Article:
Thus, the aim of this paper is to share the information with other physiotherapist who will, sooner or later, be involved in these services for COVID-19 patients.

SARS-CoV-2 mainly involves respiratory system showing lower respiratory tract infection-related symptoms, including fever, dyspnea, dry cough, and loss of taste and smell. In addition, symptoms such as generalized weakness, headache, vomiting, and diarrhea have also been observed.[2] The main pathogenesis of COVID-19 infection is severe pneumonia with an incidence of ground-glass opacities and acute cardiac injuries. Significantly, high level of cytokines, chemokines, D-dimer, and C reactive protein is seen.[3] Dominant feature of COVID-19 is arterial hypoxemia greatly affecting the pulmonary mechanics. Hypoxemia with COVID is usually associated by an increase in alveolar-to-arterial oxygen gradient, signifying either a ventilation perfusion mismatch or an intrapulmonary shunt.[4]

At the time when the duty of COVID Physiotherapy was assigned to physiotherapy department, there was no physiotherapy guideline available from national/state governing body. The World Confederation of Physical Therapists (WCPT) guidelines were available. A task force was formed consisting of members from within and outside the department to form guidelines based on the WCPT guidelines. The clinical staff who would be treating COVID patients (front-liners) were identified. The head of the department made various committees for clinical as well as administration duties. The administration members performed the following tasks:

Designed the rotational duty cycle of clinical therapist and PG students with provision for their quarantineMaintained record of the supplies and prudent use of personal protective equipment (PPE) along with N95 masksArranged for accommodation during COVID duty and quarantineArranged for transport facility of staff and students in view of lockdownTook stock of nutritious food supplies for front-line physiotherapistsPlanned treatment regimen based on clinical presentation.

An introductory seminar was arranged involving the medical faculty who would refer COVID patients for physiotherapy. In the presence of the Dean of the Institute, queries of the participating physiotherapists were resolved. The physiotherapy faculty presented the physiotherapy guidelines provided by the American Association of Physical Therapists, WCPT, and other countries who have been involved in COVID care.

Training session on pathophysiology of COVID-19, strategies to contain it in the hospital setting, donning and doffing of PPE, hand wash regimen, and regimen to follow after going back home from work were conducted till all questions of the physiotherapy staff and PG students were answered. Introduction and encouragement by the head of the department boosted their moral to work in this situation.

The task force has come up with a set of guidelines for effective physiotherapy delivery to COVID patients with due consideration to safeguard the spread of virus among front-line physiotherapists. The guidelines are developed using existing medical guidelines (WCPT), relevant literature, and expert opinion to guide institutional policy.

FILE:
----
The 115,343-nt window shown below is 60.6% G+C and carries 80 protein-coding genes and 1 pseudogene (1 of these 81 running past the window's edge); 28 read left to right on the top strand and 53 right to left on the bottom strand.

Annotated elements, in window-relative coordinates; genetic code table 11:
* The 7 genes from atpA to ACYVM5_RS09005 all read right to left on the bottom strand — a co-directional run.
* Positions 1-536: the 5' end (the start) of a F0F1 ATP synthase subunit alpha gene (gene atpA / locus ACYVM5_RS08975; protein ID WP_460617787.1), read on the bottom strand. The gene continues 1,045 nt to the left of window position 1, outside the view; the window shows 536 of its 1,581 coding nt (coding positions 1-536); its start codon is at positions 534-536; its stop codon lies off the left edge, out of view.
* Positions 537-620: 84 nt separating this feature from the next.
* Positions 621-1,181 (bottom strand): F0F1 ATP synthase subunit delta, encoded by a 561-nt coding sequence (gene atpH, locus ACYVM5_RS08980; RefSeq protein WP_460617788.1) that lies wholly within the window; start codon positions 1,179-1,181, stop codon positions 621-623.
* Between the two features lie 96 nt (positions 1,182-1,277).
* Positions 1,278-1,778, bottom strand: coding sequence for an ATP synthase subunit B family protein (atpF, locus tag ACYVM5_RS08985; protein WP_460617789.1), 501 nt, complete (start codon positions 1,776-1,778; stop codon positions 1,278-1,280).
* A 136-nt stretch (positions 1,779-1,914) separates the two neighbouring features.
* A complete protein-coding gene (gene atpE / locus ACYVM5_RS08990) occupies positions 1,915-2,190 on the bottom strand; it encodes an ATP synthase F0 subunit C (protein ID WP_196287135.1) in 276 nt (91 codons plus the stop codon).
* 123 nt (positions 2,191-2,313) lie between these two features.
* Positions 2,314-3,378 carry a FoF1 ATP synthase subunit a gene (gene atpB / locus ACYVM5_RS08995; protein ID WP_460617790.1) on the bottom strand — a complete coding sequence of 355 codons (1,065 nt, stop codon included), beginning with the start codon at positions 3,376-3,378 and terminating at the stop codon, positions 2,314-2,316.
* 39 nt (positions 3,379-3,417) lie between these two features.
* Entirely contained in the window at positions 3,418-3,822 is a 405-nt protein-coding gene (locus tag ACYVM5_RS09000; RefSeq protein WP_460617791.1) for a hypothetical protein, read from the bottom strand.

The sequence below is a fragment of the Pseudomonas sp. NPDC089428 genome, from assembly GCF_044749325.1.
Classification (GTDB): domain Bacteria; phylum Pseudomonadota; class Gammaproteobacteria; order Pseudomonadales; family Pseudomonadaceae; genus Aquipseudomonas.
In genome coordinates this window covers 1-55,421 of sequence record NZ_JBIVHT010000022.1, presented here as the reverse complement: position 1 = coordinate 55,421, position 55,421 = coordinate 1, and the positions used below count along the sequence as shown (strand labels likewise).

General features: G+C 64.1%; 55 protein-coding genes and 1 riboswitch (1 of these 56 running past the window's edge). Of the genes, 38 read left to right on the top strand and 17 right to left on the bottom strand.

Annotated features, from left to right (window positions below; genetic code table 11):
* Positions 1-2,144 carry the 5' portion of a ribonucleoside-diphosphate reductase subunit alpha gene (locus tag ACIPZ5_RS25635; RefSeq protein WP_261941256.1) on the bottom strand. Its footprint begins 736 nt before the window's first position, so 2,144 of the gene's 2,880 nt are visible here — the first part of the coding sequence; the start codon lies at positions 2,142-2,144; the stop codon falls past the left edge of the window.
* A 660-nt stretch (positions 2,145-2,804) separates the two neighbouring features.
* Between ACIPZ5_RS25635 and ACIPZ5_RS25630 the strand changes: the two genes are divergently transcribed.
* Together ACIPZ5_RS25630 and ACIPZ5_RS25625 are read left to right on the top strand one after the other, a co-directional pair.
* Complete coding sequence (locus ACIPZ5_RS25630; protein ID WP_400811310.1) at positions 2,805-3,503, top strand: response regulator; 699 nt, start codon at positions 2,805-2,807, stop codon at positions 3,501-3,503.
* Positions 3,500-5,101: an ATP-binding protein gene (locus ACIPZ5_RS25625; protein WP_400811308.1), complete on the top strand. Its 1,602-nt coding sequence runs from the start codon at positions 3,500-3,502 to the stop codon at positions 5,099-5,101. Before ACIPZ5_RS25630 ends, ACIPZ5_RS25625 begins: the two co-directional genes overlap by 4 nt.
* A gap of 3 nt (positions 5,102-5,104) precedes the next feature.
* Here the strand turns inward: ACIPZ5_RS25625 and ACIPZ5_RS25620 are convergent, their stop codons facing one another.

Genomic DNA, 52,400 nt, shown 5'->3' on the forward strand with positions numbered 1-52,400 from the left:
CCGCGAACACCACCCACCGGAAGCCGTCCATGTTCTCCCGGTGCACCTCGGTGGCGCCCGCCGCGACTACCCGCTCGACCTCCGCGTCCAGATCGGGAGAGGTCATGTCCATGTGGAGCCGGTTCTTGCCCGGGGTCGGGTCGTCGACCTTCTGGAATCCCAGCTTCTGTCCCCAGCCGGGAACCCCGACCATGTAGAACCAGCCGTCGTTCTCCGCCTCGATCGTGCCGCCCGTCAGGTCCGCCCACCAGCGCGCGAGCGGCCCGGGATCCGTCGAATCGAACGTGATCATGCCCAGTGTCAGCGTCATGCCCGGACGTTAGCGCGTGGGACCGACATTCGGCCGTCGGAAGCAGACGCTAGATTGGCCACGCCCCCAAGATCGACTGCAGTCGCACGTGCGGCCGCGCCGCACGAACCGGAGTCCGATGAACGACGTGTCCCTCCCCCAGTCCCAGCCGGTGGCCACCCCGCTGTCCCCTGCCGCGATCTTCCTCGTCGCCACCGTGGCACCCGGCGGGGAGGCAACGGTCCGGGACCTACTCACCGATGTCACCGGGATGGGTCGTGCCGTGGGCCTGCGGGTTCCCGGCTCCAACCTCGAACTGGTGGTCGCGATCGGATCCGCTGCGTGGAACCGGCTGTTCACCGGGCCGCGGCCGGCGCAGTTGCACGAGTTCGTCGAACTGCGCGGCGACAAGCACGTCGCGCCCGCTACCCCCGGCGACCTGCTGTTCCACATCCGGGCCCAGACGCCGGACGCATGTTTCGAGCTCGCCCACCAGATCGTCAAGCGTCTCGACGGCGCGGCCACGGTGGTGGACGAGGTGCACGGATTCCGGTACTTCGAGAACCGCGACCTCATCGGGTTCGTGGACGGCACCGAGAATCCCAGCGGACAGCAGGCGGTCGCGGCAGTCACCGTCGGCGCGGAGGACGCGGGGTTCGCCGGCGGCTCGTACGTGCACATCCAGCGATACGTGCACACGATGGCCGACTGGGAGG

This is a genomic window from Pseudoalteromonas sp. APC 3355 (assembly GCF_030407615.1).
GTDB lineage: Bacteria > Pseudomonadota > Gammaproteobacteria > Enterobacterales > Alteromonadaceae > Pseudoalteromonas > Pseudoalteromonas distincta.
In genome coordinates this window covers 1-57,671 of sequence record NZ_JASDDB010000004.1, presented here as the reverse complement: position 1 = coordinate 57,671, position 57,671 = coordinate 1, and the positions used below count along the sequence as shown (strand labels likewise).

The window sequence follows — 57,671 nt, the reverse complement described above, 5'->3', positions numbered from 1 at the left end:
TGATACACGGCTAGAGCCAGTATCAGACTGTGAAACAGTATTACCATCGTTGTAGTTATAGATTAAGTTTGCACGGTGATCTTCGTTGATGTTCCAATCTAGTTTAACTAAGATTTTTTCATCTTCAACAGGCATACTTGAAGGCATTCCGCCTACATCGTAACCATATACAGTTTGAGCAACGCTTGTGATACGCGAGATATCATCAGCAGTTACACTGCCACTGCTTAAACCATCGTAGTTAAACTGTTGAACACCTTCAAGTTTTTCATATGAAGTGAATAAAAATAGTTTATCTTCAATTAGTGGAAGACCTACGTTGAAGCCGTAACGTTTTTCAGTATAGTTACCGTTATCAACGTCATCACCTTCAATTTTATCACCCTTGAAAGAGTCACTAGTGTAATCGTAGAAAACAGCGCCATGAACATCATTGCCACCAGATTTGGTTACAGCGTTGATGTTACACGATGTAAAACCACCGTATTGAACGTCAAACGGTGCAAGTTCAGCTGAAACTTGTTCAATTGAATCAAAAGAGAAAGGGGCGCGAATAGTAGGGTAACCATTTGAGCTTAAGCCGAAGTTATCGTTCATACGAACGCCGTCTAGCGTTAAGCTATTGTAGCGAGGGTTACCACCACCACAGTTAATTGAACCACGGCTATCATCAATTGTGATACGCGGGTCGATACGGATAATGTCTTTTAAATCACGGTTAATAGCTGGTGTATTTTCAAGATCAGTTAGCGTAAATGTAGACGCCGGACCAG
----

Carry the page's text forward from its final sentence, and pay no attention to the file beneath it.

Recommendations for physiotherapy in acute care are as follows:[5],[6],[7]

Physical therapy examination and interventions should be provided only when there are clinical indications for need such as “mobilization, exercise, and rehabilitation, e.g., in patients with comorbidities creating significant functional decline and/or (at risk) for ICU-acquired weakness”It is essential to assess oxygen status, cardiac stability (look at ECG, enzymes, and echo), and hemodynamic stability with activity before enrolling the patient of COVID-19 for physiotherapyPhysiotherapists should not implement AGPs, including humidification or noninvasive ventilation (NIV), without first obtaining agreement with a “senior doctor”If AGPs are required, they should be conducted in a negative-pressure room, or at least in a single room with the door closed, with a minimum number of staff, all wearing PPE that includes an N95/P2 mask, fluid-resistant long-sleeve gown, goggles/face shield, gloves, hair cover, and shoes that are impermeable to liquids. Coming in and going out of the room should be minimized during the AGPPhysiotherapists should take droplet and airborne precautions, including the use of a high filtration mask, when providing mobilization exercise, as there is a risk of the patient coughing or expectorating mucousDirect physical therapy interventions should be considered only when there are significant functional limitations.

 Recommendations for Physiotherapy Workforce Planning

Allocation of duty

Physiotherapy graduate registered with the respective State/National Physiotherapy Council is eligible to give COVID physiotherapy service. Staff with advanced ICU physiotherapy skills should screen patients with COVID-19 in consultation with senior medical staff according to a referral guideline and provide junior ICU staff with appropriate supervision and support, particularly with decision-making for complex patients with COVID-19The study material for eLearning and PPE training and hand washing should be made easily accessible to the staff involved in COVID physiotherapyStaff who are judged to be of high risk should not enter the COVID-19 isolation area. This includes staff who are pregnant, have significant chronic respiratory illnesses, are immunosuppressed, are older, e.g., >55 years of age, have severe chronic health conditions such as heart disease, lung disease, and diabetes, and have immune deficiencies and conditions or treatments that produce immunodeficiencyWorkforce planning should include consideration for additional workload from donning and doffing PPEConsider debriefing and psychological support to the staff; staff morale may be adversely affected due to the increased workload and anxiety over safety issues.